The electricity consumed by central air conditioners (CACs) currently accounts for 14% of residential electrical use in the United States (DOE, 2001). Population growth in the south (Census Bureau, 2005) and installation of air conditioning in about 90% of all new home construction (Census Bureau, 2006) has the potential to significantly drive up electrical usage. Furthermore, over the coming decades, climate change will not only increase cooling loads across the country (Considine, 2000), but it also stands to increase air conditioning market saturation (Sailor & Pavlova, 2003).
Utilizing more efficient air conditioning units is one strategy to curb energy consumption. In January 2006, the Department of Energy mandated all new manufactured air conditioners have a minimum Seasonal Energy Efficiency Ratio (SEER) rating of 13, which was a 30% increase in energy efficiency over the previous standard. The department estimated that the new standards will save about 4.2 quadrillion BTUs of energy and $1 billion in operating costs over 25 years (DOE, 2005).
However with any product system, the total environmental burden is the accumulation of the environmental burdens associated with the creation, use, and retirement of that product. With many products such as air conditioning, the burden associated with product use, in terms of energy consumed and emissions generated, is substantial. In cases like this, the potential benefit from replacing the product with a more efficient product must be weighed against the burden associated with the creation of a new unit and disposal of the old unit. Just as one can calculate an economic payback period from an investment in a product with lower operating costs, one can also calculate an environmental payback period from expending more energy to manufacture an efficient product in order to save on operating energy. In both cases, the product must be held at least as long as the payback period in order to reap these benefits. It is often difficult for average consumers to know how long to use these products or when to replace them in order to minimize environmental impact and cost.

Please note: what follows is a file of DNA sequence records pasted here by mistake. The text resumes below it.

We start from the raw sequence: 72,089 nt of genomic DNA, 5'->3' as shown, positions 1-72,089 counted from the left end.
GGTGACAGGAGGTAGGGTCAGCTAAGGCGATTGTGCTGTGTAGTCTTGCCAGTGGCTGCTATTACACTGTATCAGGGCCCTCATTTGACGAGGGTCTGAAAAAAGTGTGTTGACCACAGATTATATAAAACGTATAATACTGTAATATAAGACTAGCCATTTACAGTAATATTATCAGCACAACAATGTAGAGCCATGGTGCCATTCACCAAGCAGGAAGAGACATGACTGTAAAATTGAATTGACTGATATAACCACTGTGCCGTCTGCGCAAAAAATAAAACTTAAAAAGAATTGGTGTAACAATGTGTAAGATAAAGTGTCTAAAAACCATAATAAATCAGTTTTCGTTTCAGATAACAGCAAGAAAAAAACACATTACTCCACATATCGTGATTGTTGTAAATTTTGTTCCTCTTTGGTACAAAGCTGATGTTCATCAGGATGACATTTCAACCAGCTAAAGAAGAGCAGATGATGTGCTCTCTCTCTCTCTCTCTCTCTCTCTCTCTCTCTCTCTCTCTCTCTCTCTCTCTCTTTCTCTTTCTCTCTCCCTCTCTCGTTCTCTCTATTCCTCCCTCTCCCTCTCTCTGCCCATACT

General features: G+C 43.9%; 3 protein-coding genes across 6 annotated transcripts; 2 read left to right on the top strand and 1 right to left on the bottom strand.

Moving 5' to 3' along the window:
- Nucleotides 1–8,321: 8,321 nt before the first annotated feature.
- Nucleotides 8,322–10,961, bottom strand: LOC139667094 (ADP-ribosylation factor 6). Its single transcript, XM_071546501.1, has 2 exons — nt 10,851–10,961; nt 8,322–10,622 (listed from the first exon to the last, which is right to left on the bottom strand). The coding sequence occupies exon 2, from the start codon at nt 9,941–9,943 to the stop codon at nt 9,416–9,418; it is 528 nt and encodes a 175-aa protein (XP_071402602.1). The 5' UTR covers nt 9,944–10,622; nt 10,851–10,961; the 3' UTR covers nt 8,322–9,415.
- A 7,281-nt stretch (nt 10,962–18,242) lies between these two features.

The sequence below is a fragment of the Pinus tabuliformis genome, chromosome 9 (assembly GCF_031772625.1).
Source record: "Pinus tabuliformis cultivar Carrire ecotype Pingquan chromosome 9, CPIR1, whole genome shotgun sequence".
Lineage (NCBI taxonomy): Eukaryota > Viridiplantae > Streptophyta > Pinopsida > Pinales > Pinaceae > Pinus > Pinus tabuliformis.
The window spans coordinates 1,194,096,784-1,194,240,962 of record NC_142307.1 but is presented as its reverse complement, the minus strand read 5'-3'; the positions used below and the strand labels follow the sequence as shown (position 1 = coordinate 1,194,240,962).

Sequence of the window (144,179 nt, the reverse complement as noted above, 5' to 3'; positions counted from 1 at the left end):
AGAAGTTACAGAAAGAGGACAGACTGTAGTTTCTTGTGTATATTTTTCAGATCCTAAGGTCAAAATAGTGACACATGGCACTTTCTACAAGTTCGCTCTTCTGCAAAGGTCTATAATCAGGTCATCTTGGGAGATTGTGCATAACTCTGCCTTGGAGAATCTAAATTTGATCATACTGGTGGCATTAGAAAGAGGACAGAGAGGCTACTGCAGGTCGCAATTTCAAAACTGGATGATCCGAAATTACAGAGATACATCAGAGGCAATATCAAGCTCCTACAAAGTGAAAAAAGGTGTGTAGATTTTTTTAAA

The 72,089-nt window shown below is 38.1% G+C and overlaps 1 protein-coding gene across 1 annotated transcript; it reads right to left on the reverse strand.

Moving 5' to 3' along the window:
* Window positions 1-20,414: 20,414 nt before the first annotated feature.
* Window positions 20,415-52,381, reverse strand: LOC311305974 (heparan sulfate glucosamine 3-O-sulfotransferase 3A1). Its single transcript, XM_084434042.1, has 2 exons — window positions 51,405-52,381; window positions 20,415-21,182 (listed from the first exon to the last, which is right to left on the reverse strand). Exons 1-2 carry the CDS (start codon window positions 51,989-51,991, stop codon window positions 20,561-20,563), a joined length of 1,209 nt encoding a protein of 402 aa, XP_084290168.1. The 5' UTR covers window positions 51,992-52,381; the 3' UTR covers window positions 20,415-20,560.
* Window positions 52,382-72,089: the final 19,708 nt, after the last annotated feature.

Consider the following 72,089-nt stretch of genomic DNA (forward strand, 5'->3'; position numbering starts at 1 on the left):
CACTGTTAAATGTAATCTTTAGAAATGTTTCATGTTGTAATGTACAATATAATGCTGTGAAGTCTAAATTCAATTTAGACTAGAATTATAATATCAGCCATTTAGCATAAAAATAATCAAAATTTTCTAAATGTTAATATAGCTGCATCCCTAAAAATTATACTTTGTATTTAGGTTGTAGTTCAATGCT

Using life cycle optimization, this research will prescribe when a residential air conditioning unit should be replaced with the objective of minimizing (1) energy usage, (2) green house gas emissions and (3) cost to the consumer. A model will be created to determine an optimal replacement schedule for each of these three objectives based on the climate where the unit operates. The model will also be used to examine how rates of efficiency improvement and changing energy costs impact this schedule. Then, the research will explore how demand-side management can be used to correct misalignment between the cost schedules and the energy and emissions schedules. The results will help manufacturers, consumers, and policymakers understand the environmental and economic benefits of the replacement of old air conditioners with new units.
- Life Cycle Optimization for Residential Air Conditioning Replacement
- Life Cycle Optimization of Residential Air Conditioner Replacement
- Life Cycle Optimization of Residential Air Conditioner Replacement (Master's thesis)
- Optimal Replacement of Residential Air Conditioning Equipment to Minimize Energy, Greenhouse Gas Emissions, and Consumer Cost in the US